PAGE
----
Dementia support: understanding and helping with swallowing issues
Dementia is a progressive condition. Over time, issues with swallowing can become more common. If you are a carer, it can be worrying to watch someone with dementia choke on their food or have difficulties swallowing. You can find information below on how to help with eating and drinking.
About swallowing issues
As dementia progresses, swallowing issues can become more common.
This can lead to:
- food or drink getting into the lungs instead of the stomach – this could lead to chest infections or pneumonia
- losing weight
Over time, the person you are caring for may have difficulties letting you know they are hungry or thirsty. Food and drink intake will need to be monitored every day to make sure they are eating and drinking enough.
How to adapt to changes in swallowing
A person with a dementia may have difficulty with some types of food and fluids. This can lead to them spitting out lumps or holding food in the mouth.
Things that can help include:
- giving a soft, moist diet - avoid hard, dry or fibrous foods that need a lot of chewing like steak, bacon and wheaten bread
- using gravy or sauces to moisten food
- encouraging small sips of fluids
How to help if a person is spitting out lumps
A person with a dementia may begin to spit out food. Things that can help include:
- avoiding foods with lumps/bits/mixed textures like crumbly biscuits, soup with bits, food with skins or pips
- ensuring food is soft or smooth in consistency throughout
How to help if a person forgets to swallow
A person with a dementia may forget to swallow. Things that can help include:
- alternating temperature and taste within a meal, for example, sweet and savoury food or hot and very cold foods or fluids
- offering sips of ice cold drink before a meal or in between mouthfuls
- giving verbal prompts to swallow
- trying placing an empty spoon in the mouth between mouthfuls to help stimulate a swallow
What to do if food stays in the mouth
A person with a dementia may begin to keep food in their mouth at the end of a meal.
Things that can help include:
- checking their mouth after each meal and encouraging or providing regular teeth brushing or denture cleaning, as food left in the mouth can cause mouth infections and bad breath
- keeping the person upright for a short time
- if food remains in the mouth despite these attempts to encourage a swallow, you should safely try to remove it
If the person you are caring for is persistently coughing or choking when eating and/ or drinking, contact their GP for advice as a speech and language therapy assessment may be needed.
If they're having difficulty with swallowing tablets, talk to their GP or local pharmacist who will be able to advise you.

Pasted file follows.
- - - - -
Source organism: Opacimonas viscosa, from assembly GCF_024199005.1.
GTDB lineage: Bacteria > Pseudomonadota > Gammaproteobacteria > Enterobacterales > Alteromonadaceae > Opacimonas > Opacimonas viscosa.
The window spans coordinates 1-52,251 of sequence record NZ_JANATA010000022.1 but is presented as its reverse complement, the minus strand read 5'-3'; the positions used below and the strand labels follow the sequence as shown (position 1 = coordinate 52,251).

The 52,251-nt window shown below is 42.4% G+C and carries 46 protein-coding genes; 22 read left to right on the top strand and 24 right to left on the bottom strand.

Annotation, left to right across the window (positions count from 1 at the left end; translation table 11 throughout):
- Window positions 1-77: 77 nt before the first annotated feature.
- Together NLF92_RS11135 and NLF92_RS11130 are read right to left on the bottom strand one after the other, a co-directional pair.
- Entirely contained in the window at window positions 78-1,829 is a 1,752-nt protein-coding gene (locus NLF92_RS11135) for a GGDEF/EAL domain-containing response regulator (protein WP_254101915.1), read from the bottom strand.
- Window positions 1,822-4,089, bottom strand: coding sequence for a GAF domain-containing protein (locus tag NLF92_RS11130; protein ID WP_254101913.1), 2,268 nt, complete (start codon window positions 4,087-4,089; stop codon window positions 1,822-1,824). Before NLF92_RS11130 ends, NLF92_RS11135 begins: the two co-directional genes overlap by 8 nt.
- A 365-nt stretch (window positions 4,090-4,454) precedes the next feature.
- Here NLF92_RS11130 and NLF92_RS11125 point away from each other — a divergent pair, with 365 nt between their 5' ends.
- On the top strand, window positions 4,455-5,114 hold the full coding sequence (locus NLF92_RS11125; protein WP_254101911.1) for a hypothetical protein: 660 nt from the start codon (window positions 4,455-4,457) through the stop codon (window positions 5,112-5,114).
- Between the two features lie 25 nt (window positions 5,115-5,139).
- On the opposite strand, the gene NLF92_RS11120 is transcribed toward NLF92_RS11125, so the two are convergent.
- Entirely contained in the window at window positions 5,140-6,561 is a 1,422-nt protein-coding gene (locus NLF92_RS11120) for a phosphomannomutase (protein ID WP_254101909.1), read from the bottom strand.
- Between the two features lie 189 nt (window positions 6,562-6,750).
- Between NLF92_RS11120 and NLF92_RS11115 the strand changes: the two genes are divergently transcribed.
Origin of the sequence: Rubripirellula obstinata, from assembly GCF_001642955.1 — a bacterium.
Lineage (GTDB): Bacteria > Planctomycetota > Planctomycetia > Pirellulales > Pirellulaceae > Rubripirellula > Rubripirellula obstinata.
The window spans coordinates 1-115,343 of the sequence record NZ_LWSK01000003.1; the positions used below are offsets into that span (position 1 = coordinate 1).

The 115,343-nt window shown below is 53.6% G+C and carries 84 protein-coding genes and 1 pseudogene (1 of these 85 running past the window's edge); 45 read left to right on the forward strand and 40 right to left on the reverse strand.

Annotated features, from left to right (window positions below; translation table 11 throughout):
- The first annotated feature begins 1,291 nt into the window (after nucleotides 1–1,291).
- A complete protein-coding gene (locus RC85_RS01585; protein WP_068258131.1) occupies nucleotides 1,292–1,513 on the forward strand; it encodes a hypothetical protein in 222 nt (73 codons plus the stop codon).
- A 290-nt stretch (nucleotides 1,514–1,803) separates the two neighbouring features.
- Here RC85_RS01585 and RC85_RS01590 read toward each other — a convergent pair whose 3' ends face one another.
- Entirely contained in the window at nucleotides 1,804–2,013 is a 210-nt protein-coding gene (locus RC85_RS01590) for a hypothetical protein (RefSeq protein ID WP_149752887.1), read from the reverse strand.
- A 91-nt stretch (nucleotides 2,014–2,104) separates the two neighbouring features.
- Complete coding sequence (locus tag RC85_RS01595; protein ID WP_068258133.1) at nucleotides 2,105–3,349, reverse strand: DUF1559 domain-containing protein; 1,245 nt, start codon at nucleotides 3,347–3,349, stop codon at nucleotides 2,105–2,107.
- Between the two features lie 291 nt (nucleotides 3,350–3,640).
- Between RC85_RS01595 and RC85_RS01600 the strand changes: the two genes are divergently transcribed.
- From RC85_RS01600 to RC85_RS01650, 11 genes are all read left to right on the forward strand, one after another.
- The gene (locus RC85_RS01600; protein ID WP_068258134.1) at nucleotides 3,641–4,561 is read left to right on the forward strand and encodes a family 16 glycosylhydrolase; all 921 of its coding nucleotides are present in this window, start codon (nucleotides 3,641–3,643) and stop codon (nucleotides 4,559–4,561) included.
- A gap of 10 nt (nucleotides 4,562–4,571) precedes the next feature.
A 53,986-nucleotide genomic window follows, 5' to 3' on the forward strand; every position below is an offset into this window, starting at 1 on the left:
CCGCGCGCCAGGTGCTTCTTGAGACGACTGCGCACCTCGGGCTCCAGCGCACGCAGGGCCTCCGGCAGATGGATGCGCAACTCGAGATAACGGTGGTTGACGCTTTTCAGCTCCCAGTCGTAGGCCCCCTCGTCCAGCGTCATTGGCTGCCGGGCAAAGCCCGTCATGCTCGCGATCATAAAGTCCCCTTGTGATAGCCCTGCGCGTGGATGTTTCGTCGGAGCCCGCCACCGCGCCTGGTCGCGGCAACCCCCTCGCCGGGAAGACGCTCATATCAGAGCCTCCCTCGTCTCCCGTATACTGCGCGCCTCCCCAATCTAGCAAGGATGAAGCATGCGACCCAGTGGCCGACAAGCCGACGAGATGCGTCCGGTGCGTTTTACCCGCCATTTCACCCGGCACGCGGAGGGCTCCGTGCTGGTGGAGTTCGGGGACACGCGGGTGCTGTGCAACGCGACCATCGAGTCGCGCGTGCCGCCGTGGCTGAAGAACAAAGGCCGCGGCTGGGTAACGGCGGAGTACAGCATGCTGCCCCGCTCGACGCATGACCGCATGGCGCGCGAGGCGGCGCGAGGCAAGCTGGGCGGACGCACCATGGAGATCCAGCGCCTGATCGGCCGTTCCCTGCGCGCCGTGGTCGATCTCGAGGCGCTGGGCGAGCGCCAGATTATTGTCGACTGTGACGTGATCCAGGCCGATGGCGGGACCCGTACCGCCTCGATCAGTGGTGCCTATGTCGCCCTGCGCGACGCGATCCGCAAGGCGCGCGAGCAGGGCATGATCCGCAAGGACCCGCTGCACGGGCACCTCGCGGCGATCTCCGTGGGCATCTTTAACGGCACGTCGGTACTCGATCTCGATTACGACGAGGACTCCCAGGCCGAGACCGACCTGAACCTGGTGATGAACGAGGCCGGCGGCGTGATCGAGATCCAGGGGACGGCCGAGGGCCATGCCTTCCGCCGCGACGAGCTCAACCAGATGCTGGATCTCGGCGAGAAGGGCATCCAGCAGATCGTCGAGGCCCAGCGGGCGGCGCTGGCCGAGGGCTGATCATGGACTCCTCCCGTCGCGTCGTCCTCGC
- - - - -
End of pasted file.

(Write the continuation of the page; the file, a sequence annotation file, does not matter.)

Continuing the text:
Where to find help and support
Living with a dementia can bring different changes to a person’s life that are individual to them. As a carer, there are many ways you can help support them in their everyday life and activities.
If you have any concerns about the person you are caring for, you can speak to the person’s GP for advice.
They can refer you to a relevant health professional including:
- occupational therapist
- speech and language therapist
For more help and advice about supporting a person living with a dementia, read about:
- how to support a person with a dementia
- helping to maintain good health and nutrition
- understanding changing behaviour at mealtimes
- helping with eating and drinking
You can find more information and support services from the following organisations, see also ‘more useful links section’:
The Public Health Agency has also produced a range of information to help support people with a dementia, their families and friends.
This information includes the following publications:
- Ten common signs of dementia
- Early stages of dementia
- Communicating effectively with a person living with dementia
- Are you worried about dementia?
- Eating, drinking and swallowing
Dementia apps library
The ‘Apps4Dementia’ library is a digital service which groups together safe, trusted apps to provide information and guidance on the condition.
There a number of apps that offer support, self-care of symptoms and allow users to carry on with their day-to-day activities for as long as possible.
More useful links
- Dementia services - Belfast Health and Social Care Trust website
- Dementia services - Northern Health and Social Care Trust website
- Dementia services - South Eastern Health and Social Care Trust website
- Dementia services - Southern Health and Social Care Trust website
- Dementia services - Western Health and Social Care Trust website